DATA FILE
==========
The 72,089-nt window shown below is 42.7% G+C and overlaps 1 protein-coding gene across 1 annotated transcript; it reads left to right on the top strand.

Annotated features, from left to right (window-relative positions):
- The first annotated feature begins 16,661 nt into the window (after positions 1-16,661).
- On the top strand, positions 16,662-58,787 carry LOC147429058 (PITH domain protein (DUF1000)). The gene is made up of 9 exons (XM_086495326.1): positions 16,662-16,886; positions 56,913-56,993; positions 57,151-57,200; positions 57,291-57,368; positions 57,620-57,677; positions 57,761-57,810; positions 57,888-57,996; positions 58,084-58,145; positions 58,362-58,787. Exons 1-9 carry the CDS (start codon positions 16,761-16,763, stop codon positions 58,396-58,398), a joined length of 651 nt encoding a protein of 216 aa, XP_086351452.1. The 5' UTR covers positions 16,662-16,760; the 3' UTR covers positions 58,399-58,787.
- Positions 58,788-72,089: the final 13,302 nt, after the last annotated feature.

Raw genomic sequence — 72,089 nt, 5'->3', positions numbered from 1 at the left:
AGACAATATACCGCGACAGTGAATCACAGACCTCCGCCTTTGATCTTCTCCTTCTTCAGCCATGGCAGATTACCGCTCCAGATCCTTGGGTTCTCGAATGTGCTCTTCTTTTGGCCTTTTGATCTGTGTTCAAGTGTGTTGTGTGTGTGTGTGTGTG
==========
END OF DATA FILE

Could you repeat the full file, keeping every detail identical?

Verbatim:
The 72,089-nt window shown below is 42.7% G+C and overlaps 1 protein-coding gene across 1 annotated transcript; it reads left to right on the top strand.

Annotated features, from left to right (window-relative positions):
- The first annotated feature begins 16,661 nt into the window (after positions 1-16,661).
- On the top strand, positions 16,662-58,787 carry LOC147429058 (PITH domain protein (DUF1000)). The gene is made up of 9 exons (XM_086495326.1): positions 16,662-16,886; positions 56,913-56,993; positions 57,151-57,200; positions 57,291-57,368; positions 57,620-57,677; positions 57,761-57,810; positions 57,888-57,996; positions 58,084-58,145; positions 58,362-58,787. Exons 1-9 carry the CDS (start codon positions 16,761-16,763, stop codon positions 58,396-58,398), a joined length of 651 nt encoding a protein of 216 aa, XP_086351452.1. The 5' UTR covers positions 16,662-16,760; the 3' UTR covers positions 58,399-58,787.
- Positions 58,788-72,089: the final 13,302 nt, after the last annotated feature.

Raw genomic sequence — 72,089 nt, 5'->3', positions numbered from 1 at the left:
AGACAATATACCGCGACAGTGAATCACAGACCTCCGCCTTTGATCTTCTCCTTCTTCAGCCATGGCAGATTACCGCTCCAGATCCTTGGGTTCTCGAATGTGCTCTTCTTTTGGCCTTTTGATCTGTGTTCAAGTGTGTTGTGTGTGTGTGTGTGTG